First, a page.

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Pollinators: Their Habitat and Their Environment

Bumblebee on Red Clover

In 1958, as a 15-year-old schoolboy in County Kilkenny, I was given a school project by the principal of Mooncoin Vocational School, Seamus Doran, a Rural Science teacher who went on to become the president of the Federation of Irish Beekeepers’ Associations. Seamus asked me to measure the population of bumblebees by observing a section of hedgerow over a period of time. I did and did the same the following year, and the following year. In fact, I never stopped. 63 years later, I continue to measure the bumblebee population in the same locality. The health of the bumblebee indicates the health of the environment, and the state of the bumblebee population is now critical.

There are 99 different categories of bees in existence in Ireland. 77 are solitary bees; another category – Apis mellifera mellifera – is commonly known as the honeybee, and 21 categories are bumblebees. For a long time, until 1997, I observed that the population of bumblebees was steady, and I refer to this period as ‘100% population’. However, in the period from 1997 to 2020, the bumblebee population dropped by a staggering 80%. For every ten bumblebees that were there until 1997, there are now just two.

There is no question why. Just like humans, bumblebees need food and shelter, but their habitat is being decimated annually, and in many areas completely destroyed. Unlike humans, however, the pollinator cannot protest. Furthermore, like any species faced with extinction, when they are gone, they are gone and that is the end. All too often, priority is given by state organisations to the so-called efficiency of the concrete fence, or bare ground, where the hedgerow once stood. Starving our pollinators can no longer be excused by a lack of awareness with so much publicity now given to this emergency.

It is mistaken to view this crisis as about honey production. Beekeepers were the first to speak out, but the consequences of the declining bee population will have a catastrophic impact on the entire planet. Consider how fruit grows; in the first instance, its flower is pollinated. An animal, bird or fish can travel to find a mate, but the flower depends on the bee for its reproduction. When the bee does not arrive to pollinate the flower, the species of flower will disappear, leading to a gradual breakdown of the ecosystem.

It is not too late, even today. What is needed now is to restore our hedgerows, the natural food-gathering corridor for pollinators and wildlife; and also a means of sequestering carbon from the atmosphere. This action, taken now will guarantee the future of all pollinators, mainly bees. Every garden owner can do this by opting to encourage the growth of their hedgerows, rather than cutting them to almost ground level. This will allow the growth of the trees within them, and provide a living environment for pollinators, birds and other wildlife. Any garden can contain a ‘bee patch’. Families and schools can make a ‘bee patch’ in a corner, teaching the younger generation of its importance. Fruit trees can be incorporated into a ‘bee patch’, but otherwise a ‘bee patch’ is achieved simply by letting nature select what grows there. On a larger scale, national authorities, greenway authorities, Irish Rail, sports clubs, Tidy Town committees, landowners, and residents’ groups can help to save our pollinators with thoughtful ground maintenance and development.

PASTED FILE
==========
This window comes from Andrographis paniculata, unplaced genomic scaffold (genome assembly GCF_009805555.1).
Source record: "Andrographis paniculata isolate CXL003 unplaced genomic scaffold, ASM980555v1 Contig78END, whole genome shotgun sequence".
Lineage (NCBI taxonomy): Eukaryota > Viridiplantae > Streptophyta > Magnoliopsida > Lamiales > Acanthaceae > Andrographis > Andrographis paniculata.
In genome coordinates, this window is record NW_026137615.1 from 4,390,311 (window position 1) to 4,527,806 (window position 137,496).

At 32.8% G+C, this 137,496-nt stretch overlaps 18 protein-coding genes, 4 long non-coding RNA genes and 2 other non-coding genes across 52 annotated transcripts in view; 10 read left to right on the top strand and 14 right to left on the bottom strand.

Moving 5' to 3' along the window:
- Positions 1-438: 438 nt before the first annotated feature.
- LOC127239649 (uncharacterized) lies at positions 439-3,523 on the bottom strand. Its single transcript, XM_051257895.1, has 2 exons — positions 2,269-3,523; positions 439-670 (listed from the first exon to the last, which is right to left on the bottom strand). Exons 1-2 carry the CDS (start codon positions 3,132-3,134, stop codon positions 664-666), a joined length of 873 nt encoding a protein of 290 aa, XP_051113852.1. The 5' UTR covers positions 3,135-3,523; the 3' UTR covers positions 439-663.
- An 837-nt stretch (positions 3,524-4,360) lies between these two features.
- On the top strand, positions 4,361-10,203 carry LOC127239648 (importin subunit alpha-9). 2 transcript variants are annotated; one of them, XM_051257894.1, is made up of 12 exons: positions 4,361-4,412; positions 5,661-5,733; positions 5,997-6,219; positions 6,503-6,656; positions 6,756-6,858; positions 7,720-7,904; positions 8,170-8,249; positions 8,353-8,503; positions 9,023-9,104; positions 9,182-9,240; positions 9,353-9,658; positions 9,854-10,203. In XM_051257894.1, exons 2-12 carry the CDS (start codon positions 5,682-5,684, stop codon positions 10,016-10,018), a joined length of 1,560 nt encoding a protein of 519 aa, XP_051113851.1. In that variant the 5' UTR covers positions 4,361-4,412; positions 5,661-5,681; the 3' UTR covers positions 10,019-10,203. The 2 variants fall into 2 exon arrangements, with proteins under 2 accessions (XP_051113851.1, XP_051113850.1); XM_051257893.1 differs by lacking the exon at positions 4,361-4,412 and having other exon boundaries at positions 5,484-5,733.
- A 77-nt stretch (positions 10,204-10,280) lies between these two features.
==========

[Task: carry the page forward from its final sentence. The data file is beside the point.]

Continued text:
If nature is allowed to provide, it will provide. In the spring, bees emerge from hibernation, and need food and shelter to survive. Shelter for the bumblebee and solitary bee is high vegetation – mainly high grass. At this time, food for the bee is nectar and pollen, gathered from willow trees, blackthorn, gorse bushes and dandelions. It is vital that during the spring months of mid-March to the end of April that the dandelion is allowed to grow, and not be cut until the flower has gone.

By May, more trees will provide nectar and pollen. These are hawthorn, sycamore, horse chestnut, apple, pear, and other soft fruit trees. From mid-June to the first week of August there is the clover plant, and blackberries on the bramble. These are pollinators’ main source of food for this time of the year. Drawing to September, the availability of heather gives us heather honey, and finally, in the coldness of the approaching winter there is one of the greatest plants of all, the ivy. Ivy found in hedgerows has a small flower which provides food for the winter. This is crucial for pollinators, as they require this to sustain themselves throughout the hibernation period. It is not only pollinators who depend on ivy at this time of year; birds are also highly dependent on the ivy’s fruit and shelter at this time.

Peter Walsh Beekeeper - Record Keeper - ResearcherThe message is to stop, and consider our pollinators, before grass and hedges are cut. Losing pollinators means we could ultimately be left without fruit as well as seasonal crops. To put this into perspective, without bees Ireland will not be in a position to produce items such as apples, pears, strawberries, tomatoes, pumpkins, and green beans etc. In fact, it is calculated that in monetary terms bees make a contribution of €14 billion per annum to the European economy. Of far greater importance is the bees’ incalculable contribution to the ecosystem. For the survival of our pollinators for generations to come, their habitat must be saved and sustained. It is not an insurmountable task nor an insurmountable cost. Remember that bees have been pollinating our crops and fruit trees since the beginning of time – at no cost to us.

Peter Walsh
Chairperson of the South Kilkenny Beekeepers’ Association